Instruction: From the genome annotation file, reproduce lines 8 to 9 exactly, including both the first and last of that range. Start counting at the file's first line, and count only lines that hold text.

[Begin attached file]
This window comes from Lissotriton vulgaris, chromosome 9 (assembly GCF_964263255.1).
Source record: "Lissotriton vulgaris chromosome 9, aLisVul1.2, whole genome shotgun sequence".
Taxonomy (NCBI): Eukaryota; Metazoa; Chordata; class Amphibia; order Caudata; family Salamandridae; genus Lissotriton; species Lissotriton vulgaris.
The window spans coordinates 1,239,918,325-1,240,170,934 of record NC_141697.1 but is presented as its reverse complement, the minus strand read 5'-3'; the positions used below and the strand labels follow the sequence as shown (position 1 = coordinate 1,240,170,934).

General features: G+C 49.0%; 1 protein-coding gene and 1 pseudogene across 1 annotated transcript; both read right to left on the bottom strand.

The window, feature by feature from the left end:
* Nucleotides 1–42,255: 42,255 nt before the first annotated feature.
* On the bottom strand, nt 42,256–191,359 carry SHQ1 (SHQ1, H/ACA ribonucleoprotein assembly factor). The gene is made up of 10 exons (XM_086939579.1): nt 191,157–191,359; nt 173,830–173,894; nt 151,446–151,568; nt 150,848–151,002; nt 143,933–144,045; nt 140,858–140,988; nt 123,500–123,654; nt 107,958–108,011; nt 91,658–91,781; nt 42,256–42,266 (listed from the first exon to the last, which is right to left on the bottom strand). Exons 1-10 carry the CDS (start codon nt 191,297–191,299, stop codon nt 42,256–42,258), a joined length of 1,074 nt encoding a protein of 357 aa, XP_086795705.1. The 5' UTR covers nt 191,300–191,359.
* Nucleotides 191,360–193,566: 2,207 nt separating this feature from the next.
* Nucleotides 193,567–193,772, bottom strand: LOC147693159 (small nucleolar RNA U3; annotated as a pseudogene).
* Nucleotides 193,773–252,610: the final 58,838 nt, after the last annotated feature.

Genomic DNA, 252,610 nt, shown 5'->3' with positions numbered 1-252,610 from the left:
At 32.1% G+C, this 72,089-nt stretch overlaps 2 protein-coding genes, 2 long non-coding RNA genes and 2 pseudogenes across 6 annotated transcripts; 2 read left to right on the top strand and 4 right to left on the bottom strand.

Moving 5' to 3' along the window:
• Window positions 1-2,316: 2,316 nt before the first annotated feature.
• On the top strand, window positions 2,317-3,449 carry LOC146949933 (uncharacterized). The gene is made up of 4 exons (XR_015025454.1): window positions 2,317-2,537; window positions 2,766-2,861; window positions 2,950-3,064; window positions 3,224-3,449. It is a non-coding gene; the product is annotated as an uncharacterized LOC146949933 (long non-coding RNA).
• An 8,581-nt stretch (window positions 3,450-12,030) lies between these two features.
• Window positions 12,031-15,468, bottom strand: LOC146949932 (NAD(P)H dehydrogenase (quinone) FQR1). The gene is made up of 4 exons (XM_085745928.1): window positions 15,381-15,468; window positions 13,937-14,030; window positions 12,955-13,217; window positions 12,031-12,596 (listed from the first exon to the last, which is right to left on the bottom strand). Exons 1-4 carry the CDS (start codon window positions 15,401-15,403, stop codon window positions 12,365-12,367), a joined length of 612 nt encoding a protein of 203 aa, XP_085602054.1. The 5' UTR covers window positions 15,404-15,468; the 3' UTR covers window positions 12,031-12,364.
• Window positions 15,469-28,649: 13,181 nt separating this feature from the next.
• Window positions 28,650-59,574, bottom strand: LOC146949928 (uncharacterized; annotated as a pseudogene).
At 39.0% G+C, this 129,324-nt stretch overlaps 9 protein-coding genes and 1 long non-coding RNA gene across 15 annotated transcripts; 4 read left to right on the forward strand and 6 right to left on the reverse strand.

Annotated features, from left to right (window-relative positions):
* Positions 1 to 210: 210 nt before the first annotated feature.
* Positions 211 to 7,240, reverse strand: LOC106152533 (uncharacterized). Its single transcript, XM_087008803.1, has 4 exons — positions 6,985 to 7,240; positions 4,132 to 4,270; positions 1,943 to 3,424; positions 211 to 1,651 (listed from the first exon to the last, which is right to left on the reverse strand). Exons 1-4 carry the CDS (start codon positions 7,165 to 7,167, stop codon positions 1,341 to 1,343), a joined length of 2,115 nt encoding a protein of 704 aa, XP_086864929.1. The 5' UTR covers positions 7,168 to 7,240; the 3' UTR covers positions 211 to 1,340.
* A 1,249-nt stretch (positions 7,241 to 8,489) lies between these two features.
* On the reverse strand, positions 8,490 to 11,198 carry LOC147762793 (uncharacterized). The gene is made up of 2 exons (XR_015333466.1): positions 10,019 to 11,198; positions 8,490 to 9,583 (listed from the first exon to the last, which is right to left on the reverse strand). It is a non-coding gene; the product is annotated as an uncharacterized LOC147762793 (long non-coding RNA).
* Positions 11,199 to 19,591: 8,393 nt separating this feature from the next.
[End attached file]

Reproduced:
* On the bottom strand, nt 42,256–191,359 carry SHQ1 (SHQ1, H/ACA ribonucleoprotein assembly factor). The gene is made up of 10 exons (XM_086939579.1): nt 191,157–191,359; nt 173,830–173,894; nt 151,446–151,568; nt 150,848–151,002; nt 143,933–144,045; nt 140,858–140,988; nt 123,500–123,654; nt 107,958–108,011; nt 91,658–91,781; nt 42,256–42,266 (listed from the first exon to the last, which is right to left on the bottom strand). Exons 1-10 carry the CDS (start codon nt 191,297–191,299, stop codon nt 42,256–42,258), a joined length of 1,074 nt encoding a protein of 357 aa, XP_086795705.1. The 5' UTR covers nt 191,300–191,359.
* Nucleotides 191,360–193,566: 2,207 nt separating this feature from the next.